Make A Difference

Last Friday, a friend and I attended TedxCharlotte.  Although I had heard of Ted talks before, a neighbor friend had given one previously, I became aware of the event here in Charlotte last year, when Heather attended the event on a field trip with her school.

If you are not familiar with Ted events or Ted “talks,” the events are hosted in cities all over the world and feature speakers who share ideas through 15 minute “talks.”  A Ted event will host multiple speakers, so you can expect to hear about a dozen “talks” on a wide range of ideas.  This year, a parent from PFLAG Charlotte was giving one of the “talks,” so I was eager to attend!

On the way home, my friend asked which “talk” was my favorite.  Honestly, I was overwhelmed by the amount of information and needed time to digest what I had heard!  All the speeches were terrific and thought provoking. This morning, I re-visited the list and recalled highlights from each speech.

Hands down, PFLAG parent Jim Anderson’s Ted talk, titled Acceptance is the First Step to Love, was one of the best. Yes, my opinion is biased.  However, he received a standing ovation from the majority of other attendees, so I know I wasn’t the only one touched by what he said.  His talk was a touching tribute to his late daughter, Kat, and the struggle he faced (because of his faith) when she came out to him as gay at age 15.  I had a difficult time retaining my composure, even though I was already familiar with Jim’s journey!

Another speaker that had an impact on me was Kristen Schottenheimer.  Her talk was about her father, former football head coach Marty Schottenheimer, who now has Alzheimer’s.  Kristen discussed her family’s journey as they deal with the effects of Alzheimer’s on Marty and their life as a family.   Kristin and her Mom use coaching strategies to help themselves stay strong as they watch their larger-than-life husband and father slip away.  As a daughter who has lost a larger-than-life father, I related to Kristin’s talk and felt her pain of knowing what the ultimate outcome is.  Again, I had a difficult time maintaining my composure.

At this point, you may be thinking, “I’m not going to a Tedx event because I don’t want to be an emotional wreck!”  These two talks were the most touching but were spaced out; one was before lunch and one was after, with many unemotional, but interesting, talks in between.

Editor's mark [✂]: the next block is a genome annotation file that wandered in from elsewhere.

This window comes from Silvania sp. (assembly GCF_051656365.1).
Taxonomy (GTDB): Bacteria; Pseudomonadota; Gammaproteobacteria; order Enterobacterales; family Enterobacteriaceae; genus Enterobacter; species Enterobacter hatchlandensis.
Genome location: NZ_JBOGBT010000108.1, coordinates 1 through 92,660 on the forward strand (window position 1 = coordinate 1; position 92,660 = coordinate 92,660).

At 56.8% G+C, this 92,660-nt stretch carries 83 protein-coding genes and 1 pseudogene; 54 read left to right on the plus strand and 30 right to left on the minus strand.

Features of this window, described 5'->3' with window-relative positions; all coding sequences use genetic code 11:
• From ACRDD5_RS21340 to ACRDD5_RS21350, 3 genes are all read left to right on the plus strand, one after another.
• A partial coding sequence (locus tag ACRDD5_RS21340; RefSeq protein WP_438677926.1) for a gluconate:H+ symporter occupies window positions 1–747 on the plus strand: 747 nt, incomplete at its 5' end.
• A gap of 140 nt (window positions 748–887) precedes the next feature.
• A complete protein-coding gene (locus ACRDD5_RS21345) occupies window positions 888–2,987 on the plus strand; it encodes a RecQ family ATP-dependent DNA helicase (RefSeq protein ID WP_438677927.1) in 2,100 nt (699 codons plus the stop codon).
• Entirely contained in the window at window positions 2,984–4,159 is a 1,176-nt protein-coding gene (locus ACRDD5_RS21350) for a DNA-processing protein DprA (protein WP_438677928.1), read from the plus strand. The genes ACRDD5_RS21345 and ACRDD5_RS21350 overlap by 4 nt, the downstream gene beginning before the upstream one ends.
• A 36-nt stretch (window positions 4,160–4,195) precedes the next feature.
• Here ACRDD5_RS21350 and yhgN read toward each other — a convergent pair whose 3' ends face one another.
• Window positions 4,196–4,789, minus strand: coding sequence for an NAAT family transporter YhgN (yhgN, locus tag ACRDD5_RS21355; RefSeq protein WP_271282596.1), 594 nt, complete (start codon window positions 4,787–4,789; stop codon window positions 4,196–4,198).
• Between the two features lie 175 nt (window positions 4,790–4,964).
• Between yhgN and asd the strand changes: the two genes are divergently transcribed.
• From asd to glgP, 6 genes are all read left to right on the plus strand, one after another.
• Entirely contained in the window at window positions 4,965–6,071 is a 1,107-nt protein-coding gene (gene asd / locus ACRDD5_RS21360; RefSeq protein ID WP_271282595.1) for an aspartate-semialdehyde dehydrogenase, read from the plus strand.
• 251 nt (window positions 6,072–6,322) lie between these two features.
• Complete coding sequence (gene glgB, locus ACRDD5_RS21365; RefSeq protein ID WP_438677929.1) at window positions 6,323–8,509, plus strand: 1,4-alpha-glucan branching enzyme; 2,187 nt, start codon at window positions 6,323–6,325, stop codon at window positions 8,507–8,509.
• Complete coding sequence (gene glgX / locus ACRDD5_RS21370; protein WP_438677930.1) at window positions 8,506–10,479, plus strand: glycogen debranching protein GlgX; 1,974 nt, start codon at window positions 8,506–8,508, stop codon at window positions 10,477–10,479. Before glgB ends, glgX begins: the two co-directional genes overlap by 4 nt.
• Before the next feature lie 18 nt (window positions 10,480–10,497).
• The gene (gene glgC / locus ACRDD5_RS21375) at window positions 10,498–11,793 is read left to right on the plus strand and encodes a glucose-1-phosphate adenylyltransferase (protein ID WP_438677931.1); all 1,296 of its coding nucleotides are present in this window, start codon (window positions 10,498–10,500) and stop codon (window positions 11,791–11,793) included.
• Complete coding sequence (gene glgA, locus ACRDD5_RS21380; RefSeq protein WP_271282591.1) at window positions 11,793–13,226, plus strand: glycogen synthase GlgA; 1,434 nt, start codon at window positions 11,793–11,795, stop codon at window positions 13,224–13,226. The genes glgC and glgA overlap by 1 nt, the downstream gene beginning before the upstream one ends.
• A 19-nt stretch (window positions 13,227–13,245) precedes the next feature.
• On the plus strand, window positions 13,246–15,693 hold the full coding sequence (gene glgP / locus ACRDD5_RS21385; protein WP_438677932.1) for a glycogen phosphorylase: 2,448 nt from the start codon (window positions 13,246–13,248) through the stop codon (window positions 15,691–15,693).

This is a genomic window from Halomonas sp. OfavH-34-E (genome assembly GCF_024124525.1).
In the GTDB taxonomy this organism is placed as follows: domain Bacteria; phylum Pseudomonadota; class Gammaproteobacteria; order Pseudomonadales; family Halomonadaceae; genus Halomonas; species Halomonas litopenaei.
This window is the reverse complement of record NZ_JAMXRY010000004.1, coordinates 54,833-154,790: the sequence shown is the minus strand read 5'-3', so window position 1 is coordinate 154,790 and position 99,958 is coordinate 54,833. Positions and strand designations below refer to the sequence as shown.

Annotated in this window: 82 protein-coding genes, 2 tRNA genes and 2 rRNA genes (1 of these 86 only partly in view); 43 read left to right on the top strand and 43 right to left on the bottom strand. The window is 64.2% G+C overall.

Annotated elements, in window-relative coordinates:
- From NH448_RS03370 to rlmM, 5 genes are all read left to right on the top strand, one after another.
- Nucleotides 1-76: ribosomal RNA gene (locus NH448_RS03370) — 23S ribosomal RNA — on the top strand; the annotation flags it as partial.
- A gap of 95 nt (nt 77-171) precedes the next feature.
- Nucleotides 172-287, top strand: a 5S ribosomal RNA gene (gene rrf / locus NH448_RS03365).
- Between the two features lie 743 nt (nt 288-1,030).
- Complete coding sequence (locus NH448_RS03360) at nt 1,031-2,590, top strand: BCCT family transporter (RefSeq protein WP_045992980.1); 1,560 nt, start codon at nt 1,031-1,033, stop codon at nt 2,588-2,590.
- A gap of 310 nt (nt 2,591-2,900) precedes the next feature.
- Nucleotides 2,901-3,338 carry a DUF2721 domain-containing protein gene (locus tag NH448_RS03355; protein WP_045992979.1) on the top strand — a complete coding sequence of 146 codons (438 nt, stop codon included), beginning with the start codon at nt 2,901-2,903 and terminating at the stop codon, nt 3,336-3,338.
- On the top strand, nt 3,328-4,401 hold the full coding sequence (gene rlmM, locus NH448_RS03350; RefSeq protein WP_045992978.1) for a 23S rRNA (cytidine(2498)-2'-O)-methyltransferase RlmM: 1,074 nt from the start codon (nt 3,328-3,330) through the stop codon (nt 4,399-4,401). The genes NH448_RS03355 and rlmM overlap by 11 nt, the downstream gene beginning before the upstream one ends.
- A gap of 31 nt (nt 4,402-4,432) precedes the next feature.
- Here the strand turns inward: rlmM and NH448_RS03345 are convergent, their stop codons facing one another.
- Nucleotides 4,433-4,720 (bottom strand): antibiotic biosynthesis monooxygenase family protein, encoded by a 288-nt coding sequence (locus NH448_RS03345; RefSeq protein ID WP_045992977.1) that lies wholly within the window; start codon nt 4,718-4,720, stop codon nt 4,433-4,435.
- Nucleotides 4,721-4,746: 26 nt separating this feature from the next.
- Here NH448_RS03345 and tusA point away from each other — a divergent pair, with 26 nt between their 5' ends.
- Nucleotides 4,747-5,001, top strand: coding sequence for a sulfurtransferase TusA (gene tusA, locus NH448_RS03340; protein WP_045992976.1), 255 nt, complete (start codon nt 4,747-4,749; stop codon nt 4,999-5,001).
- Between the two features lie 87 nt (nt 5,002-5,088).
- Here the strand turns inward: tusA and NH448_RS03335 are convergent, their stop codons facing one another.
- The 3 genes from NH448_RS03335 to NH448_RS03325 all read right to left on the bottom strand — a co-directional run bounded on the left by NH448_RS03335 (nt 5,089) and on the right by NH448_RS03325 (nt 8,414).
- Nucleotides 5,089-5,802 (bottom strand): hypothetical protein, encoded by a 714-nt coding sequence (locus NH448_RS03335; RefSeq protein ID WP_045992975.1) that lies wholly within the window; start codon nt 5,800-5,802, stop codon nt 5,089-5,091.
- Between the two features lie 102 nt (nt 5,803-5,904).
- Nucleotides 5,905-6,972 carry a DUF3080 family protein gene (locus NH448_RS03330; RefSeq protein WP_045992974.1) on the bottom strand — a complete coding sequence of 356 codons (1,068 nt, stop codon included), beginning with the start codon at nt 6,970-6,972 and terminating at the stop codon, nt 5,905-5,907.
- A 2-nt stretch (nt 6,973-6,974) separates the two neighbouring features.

The “talk” I have been replaying in my head most was called The Insatiable Need to Try by Theo Schaffer.  At the beginning of his talk, Theo described a situation in elementary school when his friend was beat up by two classmates.  Theo was present at the melee but was frozen with fear and unable to stand up and defend his friend.  He carried regret about that as he grew older.  Theo and his brother lived with an uncle.  Theo and the uncle did not get along.  At the age of 15, Theo, who is black, found himself homeless and was adopted by his best friend’s Mom, who is white.  His friend’s Mom, who was a single parent, took Theo into her home, as her fifth child, raised him, cared for him, and sent him to school.  At the time, interracial families were not accepted, especially in their far southern state.  This did not deter his new Mom from making sure Theo was taken care of.  What Theo learned from his Mom, and what has governed his life since is this, “once you become aware, you become responsible.”  He challenged everyone in the audience to go out and make a difference.

The phrase “once you become aware, you become responsible” has been on my mind since Friday mainly because it’s true, isn’t it?  I know I find it to be true.  Prior to Heather coming out to us, I did not meaningfully support the LGBT community.  I knew about the LGBT community, but I was not involved in it or intimately aware of the discrimination and bigotry they experience on a daily basis.  I was not aware of “National Coming Out Day” or “Transgender Day of Visibility.” I was not aware of organizations like the Human Rights Campaign or Equality NC.

I can’t “unknow” that which I have become aware of and, believe me, there are days when I wish I could!  There are days when I read the newspaper, or watch the news on television, and I feel like I can never possibly make a difference in this world for my transgender daughter.  There are days when this is hard and more than I want to feel responsible for. I recall a point along our journey with Heather when I realized that I would never be the same as a person.  I knew I would not, and could not, remain silent.  I know most of you will disagree, but I am not a naturally outgoing person.  I knew just being Heather’s Mom would no longer be enough because I now had a responsibility to make the world a more welcoming place for her.  I instinctively knew my job from the moment I became aware would be to advocate for her and be an ally, even though I was the last person I could imagine doing either job.

My hope is that by sharing our journey, you too will feel a responsibility to make the world a better place for Heather and other transgender people now that you are aware.  It doesn’t have to be a big, over the top gesture like giving out free mom hugs in the middle of Pride!  It can be as simple as saying, “I know a transgender person and what you are saying is not correct” when you hear someone make a disparaging remark about transgender people or the LGBT community.

And, if becoming aware of the transgender community does not make you feel responsible to advocate on their behalf or become an ally, then find something YOU are passionate about and make other people aware.  Everyone can make a difference in this world, no matter how small.

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